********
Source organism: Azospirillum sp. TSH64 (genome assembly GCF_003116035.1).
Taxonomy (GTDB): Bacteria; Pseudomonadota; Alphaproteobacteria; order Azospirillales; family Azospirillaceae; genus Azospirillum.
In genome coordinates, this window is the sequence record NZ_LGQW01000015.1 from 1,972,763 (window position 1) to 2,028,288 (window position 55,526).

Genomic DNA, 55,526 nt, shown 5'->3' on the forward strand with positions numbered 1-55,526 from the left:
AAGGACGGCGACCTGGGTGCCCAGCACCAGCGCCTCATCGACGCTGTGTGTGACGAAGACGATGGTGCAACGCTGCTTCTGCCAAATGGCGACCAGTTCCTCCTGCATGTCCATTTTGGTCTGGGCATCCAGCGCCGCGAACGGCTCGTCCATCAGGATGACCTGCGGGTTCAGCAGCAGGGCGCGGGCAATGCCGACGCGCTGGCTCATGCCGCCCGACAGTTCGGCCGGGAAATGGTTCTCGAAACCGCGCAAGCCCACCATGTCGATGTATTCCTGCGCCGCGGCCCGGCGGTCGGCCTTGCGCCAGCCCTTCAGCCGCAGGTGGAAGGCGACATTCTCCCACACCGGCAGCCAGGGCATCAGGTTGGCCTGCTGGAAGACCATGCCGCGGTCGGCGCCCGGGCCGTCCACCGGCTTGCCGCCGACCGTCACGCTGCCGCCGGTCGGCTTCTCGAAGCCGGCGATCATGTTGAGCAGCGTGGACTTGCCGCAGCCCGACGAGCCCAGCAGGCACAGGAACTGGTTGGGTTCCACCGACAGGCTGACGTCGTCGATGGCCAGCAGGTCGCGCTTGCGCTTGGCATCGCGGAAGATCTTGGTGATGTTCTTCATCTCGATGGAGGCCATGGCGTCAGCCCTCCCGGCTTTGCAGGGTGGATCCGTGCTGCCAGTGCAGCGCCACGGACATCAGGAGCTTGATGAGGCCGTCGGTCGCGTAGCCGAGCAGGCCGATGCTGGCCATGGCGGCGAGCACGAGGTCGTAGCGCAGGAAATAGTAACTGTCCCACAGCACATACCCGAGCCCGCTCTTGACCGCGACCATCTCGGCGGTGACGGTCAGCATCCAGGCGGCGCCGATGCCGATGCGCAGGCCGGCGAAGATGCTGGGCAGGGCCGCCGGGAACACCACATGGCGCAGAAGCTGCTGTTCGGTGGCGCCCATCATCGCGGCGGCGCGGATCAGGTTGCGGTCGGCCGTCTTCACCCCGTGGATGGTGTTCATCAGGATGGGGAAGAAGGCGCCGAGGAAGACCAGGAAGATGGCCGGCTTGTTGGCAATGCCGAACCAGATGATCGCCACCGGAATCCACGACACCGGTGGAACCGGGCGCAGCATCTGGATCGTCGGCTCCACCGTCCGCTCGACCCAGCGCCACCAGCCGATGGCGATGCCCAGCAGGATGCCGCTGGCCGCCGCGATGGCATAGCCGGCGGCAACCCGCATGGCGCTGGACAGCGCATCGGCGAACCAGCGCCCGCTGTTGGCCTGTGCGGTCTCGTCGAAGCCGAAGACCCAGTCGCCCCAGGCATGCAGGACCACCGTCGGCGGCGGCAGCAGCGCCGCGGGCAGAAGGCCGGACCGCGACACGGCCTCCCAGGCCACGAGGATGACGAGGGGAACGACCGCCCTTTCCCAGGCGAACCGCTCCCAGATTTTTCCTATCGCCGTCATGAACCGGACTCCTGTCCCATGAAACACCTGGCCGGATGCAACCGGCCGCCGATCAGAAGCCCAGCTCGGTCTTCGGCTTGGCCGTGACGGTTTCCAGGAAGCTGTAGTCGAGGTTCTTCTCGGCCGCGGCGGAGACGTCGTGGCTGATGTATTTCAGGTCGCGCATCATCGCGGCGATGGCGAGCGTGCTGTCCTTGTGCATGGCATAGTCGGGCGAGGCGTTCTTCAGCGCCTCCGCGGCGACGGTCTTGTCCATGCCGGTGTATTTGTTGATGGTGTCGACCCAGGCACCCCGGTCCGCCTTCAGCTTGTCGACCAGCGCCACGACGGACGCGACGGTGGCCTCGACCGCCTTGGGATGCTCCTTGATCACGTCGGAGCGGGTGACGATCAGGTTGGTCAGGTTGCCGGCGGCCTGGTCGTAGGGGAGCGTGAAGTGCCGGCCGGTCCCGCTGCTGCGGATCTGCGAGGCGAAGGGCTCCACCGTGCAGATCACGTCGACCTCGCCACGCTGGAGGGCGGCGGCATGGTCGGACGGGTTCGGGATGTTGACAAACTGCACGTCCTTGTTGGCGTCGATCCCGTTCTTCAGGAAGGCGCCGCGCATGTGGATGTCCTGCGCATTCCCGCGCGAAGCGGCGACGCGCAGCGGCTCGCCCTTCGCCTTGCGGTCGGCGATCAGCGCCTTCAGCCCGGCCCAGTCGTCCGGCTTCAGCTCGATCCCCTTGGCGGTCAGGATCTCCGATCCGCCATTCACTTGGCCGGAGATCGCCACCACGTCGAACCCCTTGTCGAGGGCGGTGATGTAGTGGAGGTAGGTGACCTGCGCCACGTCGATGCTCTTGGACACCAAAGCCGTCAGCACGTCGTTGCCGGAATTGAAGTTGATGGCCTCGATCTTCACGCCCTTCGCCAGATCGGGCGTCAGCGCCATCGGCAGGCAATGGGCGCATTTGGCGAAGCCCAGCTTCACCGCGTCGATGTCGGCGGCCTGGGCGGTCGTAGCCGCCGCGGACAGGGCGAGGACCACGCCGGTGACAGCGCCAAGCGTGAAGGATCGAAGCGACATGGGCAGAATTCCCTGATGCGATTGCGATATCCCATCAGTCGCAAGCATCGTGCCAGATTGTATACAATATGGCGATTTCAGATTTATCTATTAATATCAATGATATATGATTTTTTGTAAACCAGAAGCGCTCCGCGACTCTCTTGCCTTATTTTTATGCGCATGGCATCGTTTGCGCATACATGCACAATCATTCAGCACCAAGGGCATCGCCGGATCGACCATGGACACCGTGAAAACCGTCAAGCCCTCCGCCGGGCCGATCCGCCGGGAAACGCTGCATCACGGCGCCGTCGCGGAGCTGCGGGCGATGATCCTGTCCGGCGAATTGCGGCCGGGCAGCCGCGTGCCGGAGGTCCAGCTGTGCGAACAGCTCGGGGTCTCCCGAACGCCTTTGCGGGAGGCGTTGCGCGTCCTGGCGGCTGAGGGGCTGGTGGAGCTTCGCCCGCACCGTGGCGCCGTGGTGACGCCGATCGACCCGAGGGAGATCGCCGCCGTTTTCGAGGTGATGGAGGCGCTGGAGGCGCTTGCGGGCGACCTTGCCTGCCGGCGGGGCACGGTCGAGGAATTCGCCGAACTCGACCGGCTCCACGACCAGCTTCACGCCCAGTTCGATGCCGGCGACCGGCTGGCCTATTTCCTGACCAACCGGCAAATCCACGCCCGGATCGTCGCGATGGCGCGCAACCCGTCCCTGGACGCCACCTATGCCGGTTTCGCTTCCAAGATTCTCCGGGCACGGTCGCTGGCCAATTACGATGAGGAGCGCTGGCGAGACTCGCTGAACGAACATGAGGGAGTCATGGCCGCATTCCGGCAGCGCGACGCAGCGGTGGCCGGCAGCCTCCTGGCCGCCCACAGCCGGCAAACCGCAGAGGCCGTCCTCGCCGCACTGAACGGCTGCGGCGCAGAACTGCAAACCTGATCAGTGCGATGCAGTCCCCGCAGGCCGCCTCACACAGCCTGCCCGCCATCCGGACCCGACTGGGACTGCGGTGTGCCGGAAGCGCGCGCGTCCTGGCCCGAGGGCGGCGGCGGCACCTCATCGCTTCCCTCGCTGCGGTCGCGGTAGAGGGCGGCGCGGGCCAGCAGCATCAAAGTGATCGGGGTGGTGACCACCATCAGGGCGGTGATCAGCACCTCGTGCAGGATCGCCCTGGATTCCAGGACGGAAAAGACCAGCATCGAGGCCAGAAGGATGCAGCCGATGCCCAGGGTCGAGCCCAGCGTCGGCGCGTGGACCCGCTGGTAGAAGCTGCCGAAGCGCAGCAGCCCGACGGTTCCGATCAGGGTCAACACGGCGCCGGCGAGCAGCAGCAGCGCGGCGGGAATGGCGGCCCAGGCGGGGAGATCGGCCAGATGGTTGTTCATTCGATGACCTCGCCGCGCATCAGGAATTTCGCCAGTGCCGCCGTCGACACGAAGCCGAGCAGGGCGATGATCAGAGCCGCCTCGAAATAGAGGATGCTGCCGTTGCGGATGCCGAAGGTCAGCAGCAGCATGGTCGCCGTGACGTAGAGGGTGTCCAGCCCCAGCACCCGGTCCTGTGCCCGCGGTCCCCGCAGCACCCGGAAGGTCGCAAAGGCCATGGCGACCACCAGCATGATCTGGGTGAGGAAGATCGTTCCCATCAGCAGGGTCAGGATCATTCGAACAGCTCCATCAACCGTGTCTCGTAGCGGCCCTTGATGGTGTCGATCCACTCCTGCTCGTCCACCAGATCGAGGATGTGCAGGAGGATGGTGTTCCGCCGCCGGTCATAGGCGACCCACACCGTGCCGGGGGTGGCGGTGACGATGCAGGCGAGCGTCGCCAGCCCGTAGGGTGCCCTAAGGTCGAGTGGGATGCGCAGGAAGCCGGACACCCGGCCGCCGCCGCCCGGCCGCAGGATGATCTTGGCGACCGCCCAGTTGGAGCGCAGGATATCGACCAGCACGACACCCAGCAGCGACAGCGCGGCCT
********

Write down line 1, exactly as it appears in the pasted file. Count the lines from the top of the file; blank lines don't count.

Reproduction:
Source organism: Azospirillum sp. TSH64 (genome assembly GCF_003116035.1).